Generally, I cover events with a couple of trusty F-mount Nikkor Ai/S lenses. But last week I had a wine event that needed a bit more class than a Speedbooster. And, let’s be honest, the EVFs can get fiddly in the dark, especially when mated to fully manual lenses. OIS would come in handy. Despite first mounting the 18-55 to the X-Pro 1, I ended up keeping it on the X-T1 because — and please don’t judge me here — it looks like an SLR lens. The X-Pro 1 is orphaned by current XF designs. Yes, you read that correctly. AF performance wasn’t a deciding factor. Neither was sharpness. Looks did it for me. But back to the review. To complement it, I brought the tiny Leica Tele-Elmarit 2,8/90 (thin), which could cram itself twice inside the 18-55 and have room left over. In other words, the 18-55 isn’t a small lens. It’s just not too big. The event was an industry event. Hi-Resolution audio was the keynote, and bigwigs from a number of awesome companies were there. Portable awesomeness. Home awesomeness. Headphone awesomeness. It was all there. And I got to spend a bit of time at the booths listening to it all. My favourite? Hands down, the Chord Hugo. But let’s get back to the lens……..

See on ohm-image.net

Review: Fujifilm XF56mm vs XF18-55mm? | Bigheadtaco

Primes versus zooms? It’s the great debate among camera equipment enthusiasts, pro photographers, and camera reviewers. I remember this debate in the film era, and it still continues in our digital era. In the 1970’s, primes were superior to zooms, no argument. Zooms got better in the 80’s, but due to their slower speeds, those that needed fast glass still chose primes. In the 90’s, faster zooms appeared, and the image quality divide between primes and zooms became narrower. How about today? Are primes still superior to zooms in the era of digital imaging, especially when many manufacturers are using digital technology to correct many optical imperfections in images? Is there a need for primes, since whatever weakness existed with zooms in the past can now be fixed post production? Let’s check out the advantages of both zooms and primes even in our digital era, including the disadvantages. Let’s review the Fujifilm Fujinon XF 56mm F/1.2 and compare it with the XF 18-55mm F/2.8-4 R OIS lens……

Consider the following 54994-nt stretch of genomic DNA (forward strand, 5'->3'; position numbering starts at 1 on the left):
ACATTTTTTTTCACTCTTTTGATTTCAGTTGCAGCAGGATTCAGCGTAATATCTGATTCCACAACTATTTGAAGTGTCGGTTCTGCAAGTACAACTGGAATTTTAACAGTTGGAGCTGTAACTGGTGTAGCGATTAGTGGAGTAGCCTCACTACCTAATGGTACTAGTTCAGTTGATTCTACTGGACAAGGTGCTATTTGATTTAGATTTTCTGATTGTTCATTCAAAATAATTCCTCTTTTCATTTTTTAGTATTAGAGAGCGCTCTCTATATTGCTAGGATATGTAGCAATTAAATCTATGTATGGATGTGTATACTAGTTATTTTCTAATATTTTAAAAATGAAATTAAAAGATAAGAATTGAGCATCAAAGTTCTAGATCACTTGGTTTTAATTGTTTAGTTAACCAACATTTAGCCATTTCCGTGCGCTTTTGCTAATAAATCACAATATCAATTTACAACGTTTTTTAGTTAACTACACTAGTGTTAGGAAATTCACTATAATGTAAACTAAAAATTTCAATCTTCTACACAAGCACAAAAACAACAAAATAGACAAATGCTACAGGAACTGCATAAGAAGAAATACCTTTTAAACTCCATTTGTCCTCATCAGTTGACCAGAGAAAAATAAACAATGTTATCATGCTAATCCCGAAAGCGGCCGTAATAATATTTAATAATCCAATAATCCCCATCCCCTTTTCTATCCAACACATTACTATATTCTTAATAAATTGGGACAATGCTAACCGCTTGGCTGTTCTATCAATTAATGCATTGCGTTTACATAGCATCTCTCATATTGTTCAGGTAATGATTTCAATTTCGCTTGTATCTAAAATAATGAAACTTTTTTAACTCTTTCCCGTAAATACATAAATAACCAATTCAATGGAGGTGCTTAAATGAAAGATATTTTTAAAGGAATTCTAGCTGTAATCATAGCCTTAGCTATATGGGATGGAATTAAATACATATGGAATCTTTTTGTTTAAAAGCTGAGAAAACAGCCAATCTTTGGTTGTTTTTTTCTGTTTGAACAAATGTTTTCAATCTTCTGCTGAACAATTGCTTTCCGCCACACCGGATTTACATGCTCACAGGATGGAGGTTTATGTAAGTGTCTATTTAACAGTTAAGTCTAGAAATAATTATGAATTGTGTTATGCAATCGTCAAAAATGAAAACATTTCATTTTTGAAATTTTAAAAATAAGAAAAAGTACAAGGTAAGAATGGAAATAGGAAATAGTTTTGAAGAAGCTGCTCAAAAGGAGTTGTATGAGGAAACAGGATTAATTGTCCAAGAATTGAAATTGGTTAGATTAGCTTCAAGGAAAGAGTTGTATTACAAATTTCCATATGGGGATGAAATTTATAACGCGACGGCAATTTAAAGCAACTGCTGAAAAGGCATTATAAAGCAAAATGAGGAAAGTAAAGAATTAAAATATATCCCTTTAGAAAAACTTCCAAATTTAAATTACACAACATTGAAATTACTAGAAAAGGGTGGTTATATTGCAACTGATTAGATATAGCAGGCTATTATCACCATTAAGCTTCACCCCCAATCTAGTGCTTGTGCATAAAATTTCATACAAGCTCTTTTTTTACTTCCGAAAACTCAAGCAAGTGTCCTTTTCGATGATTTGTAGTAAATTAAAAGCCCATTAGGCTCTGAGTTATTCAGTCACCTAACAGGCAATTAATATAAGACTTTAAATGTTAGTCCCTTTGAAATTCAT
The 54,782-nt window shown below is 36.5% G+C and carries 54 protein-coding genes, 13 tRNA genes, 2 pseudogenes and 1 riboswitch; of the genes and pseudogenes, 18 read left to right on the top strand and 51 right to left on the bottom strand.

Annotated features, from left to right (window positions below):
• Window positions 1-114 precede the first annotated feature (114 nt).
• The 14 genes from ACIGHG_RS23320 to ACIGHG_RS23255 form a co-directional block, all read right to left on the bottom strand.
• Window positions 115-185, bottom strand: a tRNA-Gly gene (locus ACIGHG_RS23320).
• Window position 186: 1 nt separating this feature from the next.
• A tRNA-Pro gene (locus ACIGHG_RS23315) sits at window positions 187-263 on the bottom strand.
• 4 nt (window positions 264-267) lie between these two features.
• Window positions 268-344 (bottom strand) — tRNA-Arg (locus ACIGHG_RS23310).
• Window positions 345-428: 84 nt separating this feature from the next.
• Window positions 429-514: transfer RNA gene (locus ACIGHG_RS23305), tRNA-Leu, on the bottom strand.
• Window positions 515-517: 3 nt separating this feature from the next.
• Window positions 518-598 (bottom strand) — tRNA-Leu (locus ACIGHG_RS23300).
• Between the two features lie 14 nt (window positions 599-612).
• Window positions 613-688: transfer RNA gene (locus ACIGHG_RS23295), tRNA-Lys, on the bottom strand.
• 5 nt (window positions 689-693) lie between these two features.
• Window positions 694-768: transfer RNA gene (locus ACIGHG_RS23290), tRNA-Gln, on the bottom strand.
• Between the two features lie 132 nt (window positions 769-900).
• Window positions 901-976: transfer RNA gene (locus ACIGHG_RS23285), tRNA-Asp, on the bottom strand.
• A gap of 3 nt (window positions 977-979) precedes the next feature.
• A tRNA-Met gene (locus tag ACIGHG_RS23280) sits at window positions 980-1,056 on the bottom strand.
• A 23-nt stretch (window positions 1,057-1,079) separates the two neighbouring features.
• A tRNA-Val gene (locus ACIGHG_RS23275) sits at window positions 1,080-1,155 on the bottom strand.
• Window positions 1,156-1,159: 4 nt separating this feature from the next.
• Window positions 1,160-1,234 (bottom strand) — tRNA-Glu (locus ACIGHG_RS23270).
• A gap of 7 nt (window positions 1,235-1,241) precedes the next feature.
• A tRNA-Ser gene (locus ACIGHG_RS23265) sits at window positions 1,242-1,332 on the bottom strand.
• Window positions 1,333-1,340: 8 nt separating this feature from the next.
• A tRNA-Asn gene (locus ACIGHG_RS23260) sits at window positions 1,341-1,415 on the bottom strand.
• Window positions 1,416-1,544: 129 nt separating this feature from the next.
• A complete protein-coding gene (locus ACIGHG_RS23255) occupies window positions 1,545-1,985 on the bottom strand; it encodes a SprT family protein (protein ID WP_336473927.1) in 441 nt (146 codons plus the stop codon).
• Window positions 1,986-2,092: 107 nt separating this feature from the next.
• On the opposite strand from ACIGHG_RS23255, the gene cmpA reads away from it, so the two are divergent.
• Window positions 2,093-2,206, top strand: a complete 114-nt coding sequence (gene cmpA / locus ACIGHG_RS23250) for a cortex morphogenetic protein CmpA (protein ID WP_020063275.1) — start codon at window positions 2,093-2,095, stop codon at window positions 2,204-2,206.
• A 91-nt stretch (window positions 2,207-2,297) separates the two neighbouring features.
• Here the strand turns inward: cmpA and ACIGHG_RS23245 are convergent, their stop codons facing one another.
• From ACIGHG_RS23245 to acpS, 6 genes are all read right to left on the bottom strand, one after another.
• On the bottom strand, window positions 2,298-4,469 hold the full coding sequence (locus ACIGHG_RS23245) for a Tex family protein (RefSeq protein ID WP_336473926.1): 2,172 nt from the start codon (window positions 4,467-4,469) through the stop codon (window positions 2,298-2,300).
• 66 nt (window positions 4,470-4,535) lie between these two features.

See on www.bigheadtaco.com
 


Fujifilm Fujinon XF 56mm F1.2

Do you love my work and want to support me? If you’re planning on buying camera gear, you can check out above-noted links. Prices remain the same for you, but a small percentage of your purchase value is valued back to me. Thank you!


 

Panohood – handheld no-parallax panoramas for Fuji XF 18-55 mm
lens | Aleksandar Dimitrov

This small accessory allows photographers using the Fuji XF 18-55mm lens to take tripod-less panoramas. Panohood’s handle turns the camera around the no-parallax point of the lens at 18mm focal length. To use, clip the Panohood to the shortest end of the hood and rotate camera wile shooting vertically (i.e. in portrait mode). This is a simple and-yet creative solution for wide-angle indoors photography. With its small-factor and simplicity, Panohood is often times sufficient for complex panoramic tasks and obviates the need for bulky tripod systems…….

See on ad-3d.com

New York City – Fuji-XPro1 with 18-55mm | Rory Lewis

New York City, Fuji XPro 1 Fujifilm XF 18-55mm f/2.8-4 R LM OIS Zoom Lens, Flatiron Building, Empire State Building, View From Empire State Building……

See on rorylewis.tumblr.com